Some of the most common misunderstandings people have are assumptions about the faith of others. I’m a Christian Scientist. Christian Science is sometimes confused with Scientology and/or Tom Cruise, although they have nothing in common.
Christian Science is Bible based, founded in 1866 by Mary Baker Eddy. Eddy, an influential American author, teacher, and religious leader, is noted for her groundbreaking ideas about spirituality and health, which she named Christian Science.
She articulated those ideas in her major work, Science and Health with Key to the Scriptures, first published in 1875. Four years later she founded the Church of Christ, Scientist, in Boston, Massachusetts, which today has branch churches and societies around the world. In 1908 she launched The Christian Science Monitor, a leading international newspaper, the recipient, to date, of seven Pulitzer Prizes.
I had begun reading the Bible as a teenager. In college the search for more meaning in my life continued. A friend invited me to attend the college class in a Christian Science Sunday School - which I enjoyed. As a religion, it made sense to me the same way the Bible did. Initially I thought I had life all figured out, medicine for my body (I was in pre-med classes) and Christian Science for my head. Up to that point in my life, prayer was a way to experience peace.
But a call from an insurance adjuster was the beginning of quite a change in my view of prayer and its transformative effect on the body. Reviewing the damage done to my car shortly after being rear-ended, the adjuster said he had never known anyone to just walk away. He thought my body was in a state of shock and had not yet begun to feel the effects of the trauma that would have been caused by the sudden blow to my car and its collapse against the driver’s seat. He asked me to have a complete physical before I signed a release of liability for the claim.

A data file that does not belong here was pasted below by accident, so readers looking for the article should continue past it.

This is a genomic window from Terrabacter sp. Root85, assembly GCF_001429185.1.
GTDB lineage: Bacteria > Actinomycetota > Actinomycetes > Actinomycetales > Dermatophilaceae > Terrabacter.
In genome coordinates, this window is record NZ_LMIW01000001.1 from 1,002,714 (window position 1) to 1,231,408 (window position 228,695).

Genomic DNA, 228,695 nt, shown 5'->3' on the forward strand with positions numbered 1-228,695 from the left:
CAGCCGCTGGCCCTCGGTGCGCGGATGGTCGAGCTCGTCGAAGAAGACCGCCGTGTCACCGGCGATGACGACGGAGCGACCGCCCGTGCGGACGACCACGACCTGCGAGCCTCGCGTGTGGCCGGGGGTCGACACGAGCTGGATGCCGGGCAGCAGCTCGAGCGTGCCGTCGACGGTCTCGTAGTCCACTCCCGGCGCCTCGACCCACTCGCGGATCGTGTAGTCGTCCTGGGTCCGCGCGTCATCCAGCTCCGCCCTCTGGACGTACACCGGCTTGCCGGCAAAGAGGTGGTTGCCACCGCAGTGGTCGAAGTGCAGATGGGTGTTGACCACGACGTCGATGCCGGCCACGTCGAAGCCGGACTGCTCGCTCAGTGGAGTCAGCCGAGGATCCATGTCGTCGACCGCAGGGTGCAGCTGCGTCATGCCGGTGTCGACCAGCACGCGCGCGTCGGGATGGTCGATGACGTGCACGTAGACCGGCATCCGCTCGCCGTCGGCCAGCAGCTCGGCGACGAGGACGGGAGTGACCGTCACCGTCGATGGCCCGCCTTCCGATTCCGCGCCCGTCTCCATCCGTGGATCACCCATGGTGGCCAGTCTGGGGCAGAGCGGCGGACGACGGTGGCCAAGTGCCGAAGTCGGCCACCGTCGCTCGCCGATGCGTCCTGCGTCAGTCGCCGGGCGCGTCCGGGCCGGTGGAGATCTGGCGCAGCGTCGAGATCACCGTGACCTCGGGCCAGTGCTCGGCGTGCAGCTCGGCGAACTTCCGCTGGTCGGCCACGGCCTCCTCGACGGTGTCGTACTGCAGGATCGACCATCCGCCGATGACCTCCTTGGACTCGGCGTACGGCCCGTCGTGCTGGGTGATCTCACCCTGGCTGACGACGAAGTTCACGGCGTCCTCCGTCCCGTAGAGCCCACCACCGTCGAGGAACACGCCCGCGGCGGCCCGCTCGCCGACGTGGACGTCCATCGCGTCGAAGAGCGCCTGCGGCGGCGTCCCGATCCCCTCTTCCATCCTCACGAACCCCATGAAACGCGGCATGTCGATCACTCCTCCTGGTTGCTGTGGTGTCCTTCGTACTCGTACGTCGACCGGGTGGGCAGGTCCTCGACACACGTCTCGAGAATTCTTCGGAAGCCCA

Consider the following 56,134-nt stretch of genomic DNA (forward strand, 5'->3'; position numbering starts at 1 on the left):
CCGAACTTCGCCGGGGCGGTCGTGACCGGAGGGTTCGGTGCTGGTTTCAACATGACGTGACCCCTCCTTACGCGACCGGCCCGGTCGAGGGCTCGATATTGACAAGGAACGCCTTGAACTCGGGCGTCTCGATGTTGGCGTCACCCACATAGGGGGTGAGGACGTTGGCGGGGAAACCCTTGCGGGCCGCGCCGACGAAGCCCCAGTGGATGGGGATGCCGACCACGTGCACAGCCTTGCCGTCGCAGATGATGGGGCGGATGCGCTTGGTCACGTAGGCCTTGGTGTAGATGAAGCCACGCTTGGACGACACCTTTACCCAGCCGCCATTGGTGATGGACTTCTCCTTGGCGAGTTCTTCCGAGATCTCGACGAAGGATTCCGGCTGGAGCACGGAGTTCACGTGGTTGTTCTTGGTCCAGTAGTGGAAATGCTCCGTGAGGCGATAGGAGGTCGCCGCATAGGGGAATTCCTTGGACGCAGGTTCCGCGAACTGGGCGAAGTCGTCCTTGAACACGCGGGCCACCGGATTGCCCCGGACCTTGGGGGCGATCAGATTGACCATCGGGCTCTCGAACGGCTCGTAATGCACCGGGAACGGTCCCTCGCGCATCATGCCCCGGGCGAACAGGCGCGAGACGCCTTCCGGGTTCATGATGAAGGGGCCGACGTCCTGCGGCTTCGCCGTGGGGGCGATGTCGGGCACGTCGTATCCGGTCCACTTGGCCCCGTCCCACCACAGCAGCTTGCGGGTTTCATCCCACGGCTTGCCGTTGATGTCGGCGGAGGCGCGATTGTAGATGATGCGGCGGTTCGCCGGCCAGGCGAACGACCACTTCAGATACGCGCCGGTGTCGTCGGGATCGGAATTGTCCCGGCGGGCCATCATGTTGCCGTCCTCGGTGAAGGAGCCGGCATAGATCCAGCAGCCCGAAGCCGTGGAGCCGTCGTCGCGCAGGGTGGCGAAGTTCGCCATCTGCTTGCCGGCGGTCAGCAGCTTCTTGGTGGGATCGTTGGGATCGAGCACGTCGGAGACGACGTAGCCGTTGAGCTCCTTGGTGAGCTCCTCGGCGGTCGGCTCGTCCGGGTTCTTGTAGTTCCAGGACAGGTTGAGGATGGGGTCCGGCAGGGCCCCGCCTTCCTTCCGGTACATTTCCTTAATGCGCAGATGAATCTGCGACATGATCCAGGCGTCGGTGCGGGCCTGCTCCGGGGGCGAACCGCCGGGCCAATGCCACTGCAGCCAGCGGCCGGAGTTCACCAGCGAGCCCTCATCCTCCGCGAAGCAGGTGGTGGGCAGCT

The moment I had awakened from the impact of the accident, I prayed as I had been learning in Christian Science. I knew I needed to focus on God, not the problem, and began to ponder a passage from the Bible. My strength returned and my neck normally supported my head again. In fact the adjustments that took place were so gentle I assumed there had not been an injury. Following the insurance adjuster’s request, I went to my family doctor for x-rays thinking they would show nothing had occurred.
However, the physician pointed out in the x-ray he took of my neck a white ridge indicating the vertebrae had knit back together. He said, “The way this has healed, you will not feel the effects of this accident for the rest of your life.” Needless to say, I was stunned.
At the time I thought I was alone, even odd, in leaving the study of medicine to be free to pursue more deeply an understanding of healing through prayer. The studies, books, and university courses on the role of spirituality in healing that exist today were rare 40 years ago.
I continued to rely on Christian Science for my healthcare needs as well as everyday concerns. At a certain point in my business management career, I was offered the opportunity to pursue a MBA program. Trying to decide what to do, I perused a file I had kept for several years of letters of thanks from people who had found healing after asking me to pray with them. Reading through it filled me with humility and joy.
So instead of pursuing the MBA, I decided to devote my life to the public practice of Christian Science becoming professionally listed as a practitioner in 1997. Christian Science practitioners provide spiritual treatment through prayer that results in healing. Based on the Bible, it includes the idea that there is one, all-good God, who loves and cares for each of us. I am supported by my healing practice (not my church) just as others are in the healthcare field. And as it is a public practice, my patients may represent many faith backgrounds or those of little faith – but either way they are people simply seeking health and well being.